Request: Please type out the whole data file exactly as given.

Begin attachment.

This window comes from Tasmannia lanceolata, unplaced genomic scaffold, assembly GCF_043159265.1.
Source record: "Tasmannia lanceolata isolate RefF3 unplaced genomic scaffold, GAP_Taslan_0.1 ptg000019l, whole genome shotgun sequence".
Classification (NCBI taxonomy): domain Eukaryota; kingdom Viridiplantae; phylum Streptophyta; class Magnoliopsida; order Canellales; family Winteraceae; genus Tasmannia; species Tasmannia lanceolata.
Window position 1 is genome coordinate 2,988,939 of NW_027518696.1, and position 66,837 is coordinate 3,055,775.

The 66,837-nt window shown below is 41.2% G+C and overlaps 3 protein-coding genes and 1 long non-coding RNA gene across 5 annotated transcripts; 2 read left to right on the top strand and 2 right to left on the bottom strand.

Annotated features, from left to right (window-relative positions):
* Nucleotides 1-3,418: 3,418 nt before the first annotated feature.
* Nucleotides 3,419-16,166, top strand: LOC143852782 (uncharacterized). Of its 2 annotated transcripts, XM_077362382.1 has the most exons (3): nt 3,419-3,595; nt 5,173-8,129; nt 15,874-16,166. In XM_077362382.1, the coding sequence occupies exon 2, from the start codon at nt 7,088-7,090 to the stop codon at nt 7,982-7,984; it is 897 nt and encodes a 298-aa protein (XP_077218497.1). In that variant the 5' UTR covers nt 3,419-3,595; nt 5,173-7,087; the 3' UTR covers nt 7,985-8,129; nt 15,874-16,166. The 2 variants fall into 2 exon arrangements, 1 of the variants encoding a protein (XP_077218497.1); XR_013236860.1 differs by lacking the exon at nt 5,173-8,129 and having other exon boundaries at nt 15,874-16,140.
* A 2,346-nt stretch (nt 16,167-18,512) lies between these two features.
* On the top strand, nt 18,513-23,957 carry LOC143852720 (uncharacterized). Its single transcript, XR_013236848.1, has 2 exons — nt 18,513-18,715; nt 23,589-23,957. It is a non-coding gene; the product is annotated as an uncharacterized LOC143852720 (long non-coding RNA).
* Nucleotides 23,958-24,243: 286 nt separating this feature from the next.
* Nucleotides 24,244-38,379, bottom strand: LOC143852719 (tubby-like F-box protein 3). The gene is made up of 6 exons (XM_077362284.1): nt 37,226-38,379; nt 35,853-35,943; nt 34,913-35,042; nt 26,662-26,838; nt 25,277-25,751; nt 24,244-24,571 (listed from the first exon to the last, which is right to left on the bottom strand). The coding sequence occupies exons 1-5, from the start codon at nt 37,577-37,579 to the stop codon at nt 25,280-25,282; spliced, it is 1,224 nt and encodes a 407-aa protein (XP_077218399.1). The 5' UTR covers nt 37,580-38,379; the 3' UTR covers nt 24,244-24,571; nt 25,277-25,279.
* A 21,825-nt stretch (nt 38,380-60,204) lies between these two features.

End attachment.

This window comes from Tasmannia lanceolata, unplaced genomic scaffold, assembly GCF_043159265.1.
Source record: "Tasmannia lanceolata isolate RefF3 unplaced genomic scaffold, GAP_Taslan_0.1 ptg000019l, whole genome shotgun sequence".
Classification (NCBI taxonomy): domain Eukaryota; kingdom Viridiplantae; phylum Streptophyta; class Magnoliopsida; order Canellales; family Winteraceae; genus Tasmannia; species Tasmannia lanceolata.
Window position 1 is genome coordinate 2,988,939 of NW_027518696.1, and position 66,837 is coordinate 3,055,775.

The 66,837-nt window shown below is 41.2% G+C and overlaps 3 protein-coding genes and 1 long non-coding RNA gene across 5 annotated transcripts; 2 read left to right on the top strand and 2 right to left on the bottom strand.

Annotated features, from left to right (window-relative positions):
* Nucleotides 1-3,418: 3,418 nt before the first annotated feature.
* Nucleotides 3,419-16,166, top strand: LOC143852782 (uncharacterized). Of its 2 annotated transcripts, XM_077362382.1 has the most exons (3): nt 3,419-3,595; nt 5,173-8,129; nt 15,874-16,166. In XM_077362382.1, the coding sequence occupies exon 2, from the start codon at nt 7,088-7,090 to the stop codon at nt 7,982-7,984; it is 897 nt and encodes a 298-aa protein (XP_077218497.1). In that variant the 5' UTR covers nt 3,419-3,595; nt 5,173-7,087; the 3' UTR covers nt 7,985-8,129; nt 15,874-16,166. The 2 variants fall into 2 exon arrangements, 1 of the variants encoding a protein (XP_077218497.1); XR_013236860.1 differs by lacking the exon at nt 5,173-8,129 and having other exon boundaries at nt 15,874-16,140.
* A 2,346-nt stretch (nt 16,167-18,512) lies between these two features.
* On the top strand, nt 18,513-23,957 carry LOC143852720 (uncharacterized). Its single transcript, XR_013236848.1, has 2 exons — nt 18,513-18,715; nt 23,589-23,957. It is a non-coding gene; the product is annotated as an uncharacterized LOC143852720 (long non-coding RNA).
* Nucleotides 23,958-24,243: 286 nt separating this feature from the next.
* Nucleotides 24,244-38,379, bottom strand: LOC143852719 (tubby-like F-box protein 3). The gene is made up of 6 exons (XM_077362284.1): nt 37,226-38,379; nt 35,853-35,943; nt 34,913-35,042; nt 26,662-26,838; nt 25,277-25,751; nt 24,244-24,571 (listed from the first exon to the last, which is right to left on the bottom strand). The coding sequence occupies exons 1-5, from the start codon at nt 37,577-37,579 to the stop codon at nt 25,280-25,282; spliced, it is 1,224 nt and encodes a 407-aa protein (XP_077218399.1). The 5' UTR covers nt 37,580-38,379; the 3' UTR covers nt 24,244-24,571; nt 25,277-25,279.
* A 21,825-nt stretch (nt 38,380-60,204) lies between these two features.